The intersection between the cloud and open source is a well-discussed topic among cloud providers and users. From its earliest days, public cloud had its roots in open source, which allowed providers like Amazon to build low-cost and highly scalable services. The discussion starts to get more interesting when it shifts to the intersection of open source and enterprise infrastructure. Extrapolations from the public cloud world are made about the future of enterprise software, and these have become so intellectually appealing that they refuse to die even if the reality isn’t quite so clear. Everyone wants to believe that it is easy to build large, complex systems entirely based on open source and the cheapest, most commoditized hardware possible, and thus circumvent the IT status quo. It has been a long time since my first attempt at using open source (or free) software, but I find that, although the offerings are much broader today, the experience remains remarkably similar.
The key to understanding the experience is to understand correct usage of the word “free” in “free software.” By now, anyone who has ever had to wrestle with a piece of open or free source code in order to make it work knows that “freedom” brings with it a lot of baggage. In this case, freedom from licensing hassles and lock-in forces us to another completely different sort of bondage: rather than being an end user of software, it is easy to end up becoming its developer and maintainer. Although this may seem unpleasant if you are a developer and you suddenly have a lot of unexpected work to do, it can be a much bigger surprise if you are an IT leader and find yourself owning a massive product development initiative you may not have signed up for.
The main point to remember is that building and delivering mature technology is nearly a zero sum game. While there are some very mature and stable open source platforms out there, the bulk of what you get is actually largely incomplete or un-tested, especially for your specific use case. The result is always that the last 20% of the work – the hard stuff that no one likes doing – ends up happening in your own environment. This means that experts need to be hired or retained, and ongoing investments will be required. Moreover, depending on the license and whether your use is internal to your company, you will probably decide not to share all of your hard work with the community.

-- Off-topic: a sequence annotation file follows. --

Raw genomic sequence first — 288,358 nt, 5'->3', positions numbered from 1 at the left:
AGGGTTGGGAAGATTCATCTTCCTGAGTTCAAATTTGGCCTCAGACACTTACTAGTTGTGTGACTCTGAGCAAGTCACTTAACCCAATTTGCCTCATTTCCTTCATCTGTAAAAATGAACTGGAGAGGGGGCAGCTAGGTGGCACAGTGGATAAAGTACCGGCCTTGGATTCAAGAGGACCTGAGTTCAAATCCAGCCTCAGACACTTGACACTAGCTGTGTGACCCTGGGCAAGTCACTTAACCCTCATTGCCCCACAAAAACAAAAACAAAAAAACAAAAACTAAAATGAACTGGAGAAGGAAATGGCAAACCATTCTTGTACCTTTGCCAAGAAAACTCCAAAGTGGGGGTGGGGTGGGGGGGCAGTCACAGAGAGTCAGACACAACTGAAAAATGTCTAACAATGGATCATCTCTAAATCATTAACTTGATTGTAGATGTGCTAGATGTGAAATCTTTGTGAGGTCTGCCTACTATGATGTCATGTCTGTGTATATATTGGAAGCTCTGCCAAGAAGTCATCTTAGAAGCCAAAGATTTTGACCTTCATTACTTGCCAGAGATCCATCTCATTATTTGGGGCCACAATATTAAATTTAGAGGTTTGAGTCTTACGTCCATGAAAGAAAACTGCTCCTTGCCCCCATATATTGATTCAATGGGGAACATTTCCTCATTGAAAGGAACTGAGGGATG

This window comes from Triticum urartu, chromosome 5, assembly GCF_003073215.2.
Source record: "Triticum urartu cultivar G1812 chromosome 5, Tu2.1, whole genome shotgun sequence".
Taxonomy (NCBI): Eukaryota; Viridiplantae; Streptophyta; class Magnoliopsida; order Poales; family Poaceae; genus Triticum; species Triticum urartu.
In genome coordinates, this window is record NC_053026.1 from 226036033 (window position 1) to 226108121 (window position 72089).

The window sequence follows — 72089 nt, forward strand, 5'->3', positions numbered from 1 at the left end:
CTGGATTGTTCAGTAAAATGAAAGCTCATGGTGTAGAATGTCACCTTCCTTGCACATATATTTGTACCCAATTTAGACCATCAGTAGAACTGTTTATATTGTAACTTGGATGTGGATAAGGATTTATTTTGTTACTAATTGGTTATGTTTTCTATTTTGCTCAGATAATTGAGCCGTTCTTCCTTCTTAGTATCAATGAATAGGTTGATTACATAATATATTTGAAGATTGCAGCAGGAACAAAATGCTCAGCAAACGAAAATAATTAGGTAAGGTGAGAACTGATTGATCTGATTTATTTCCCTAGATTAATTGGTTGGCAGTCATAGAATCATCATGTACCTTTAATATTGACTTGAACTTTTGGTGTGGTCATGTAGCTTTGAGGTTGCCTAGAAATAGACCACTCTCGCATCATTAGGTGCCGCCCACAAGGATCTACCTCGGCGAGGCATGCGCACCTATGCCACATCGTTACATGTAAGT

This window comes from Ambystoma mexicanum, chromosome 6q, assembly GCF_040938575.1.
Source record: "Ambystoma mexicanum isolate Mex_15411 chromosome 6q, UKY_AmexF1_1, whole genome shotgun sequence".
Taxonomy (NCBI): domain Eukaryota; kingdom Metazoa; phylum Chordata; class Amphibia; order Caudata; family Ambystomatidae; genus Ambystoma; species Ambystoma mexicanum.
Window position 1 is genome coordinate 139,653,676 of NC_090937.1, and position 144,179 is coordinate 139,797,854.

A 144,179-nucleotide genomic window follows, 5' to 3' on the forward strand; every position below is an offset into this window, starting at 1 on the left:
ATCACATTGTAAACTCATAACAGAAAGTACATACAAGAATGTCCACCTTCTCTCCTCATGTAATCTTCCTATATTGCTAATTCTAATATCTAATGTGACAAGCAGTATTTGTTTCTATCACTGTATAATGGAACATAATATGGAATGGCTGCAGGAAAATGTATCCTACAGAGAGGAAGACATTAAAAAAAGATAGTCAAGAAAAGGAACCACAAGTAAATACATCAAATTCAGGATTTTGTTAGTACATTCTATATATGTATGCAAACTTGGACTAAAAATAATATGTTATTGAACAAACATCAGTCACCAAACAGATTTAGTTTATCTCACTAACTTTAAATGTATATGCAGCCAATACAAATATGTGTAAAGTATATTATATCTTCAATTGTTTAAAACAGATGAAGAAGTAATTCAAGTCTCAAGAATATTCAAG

There are a couple of interesting implications of this open source/enterprise reality. First, just because other companies have developed technology using open source, it doesn’t mean that they are going to share it in the public domain-- or that you are going to get the benefits of their intellectual property or operational experience. Just like the service providers trying to build AWS competitors from Eucalyptus or OpenStack source, enterprises will always have to develop their own “secret sauce” to make open source-based projects work. More important, it’s highly likely that the cost of ownership of building and maintaining a technology out of open source vs. buying an off-the-shelf alternative might be closer than enterprises expect when the additional expenses and risks are taken into consideration. (In fact, depending on use cases, even building a technology from scratch might be comparable in cost to using open source).
The intersection between open source and enterprise infrastructure shows up most clearly when enterprise IT teams build open source-based private clouds and realize that they have taken on a much larger challenge than initially expected. Not only is it more of a serious time and money commitment upfront to get the cloud to work as planned (and to meet the demands of users who have been trained on the public clouds), but once the cloud is built, it requires a growing software development team with the deep expertise for scaling and adding features to the open source platform they have built. Cloud and open source may be many things, but free is not one of them.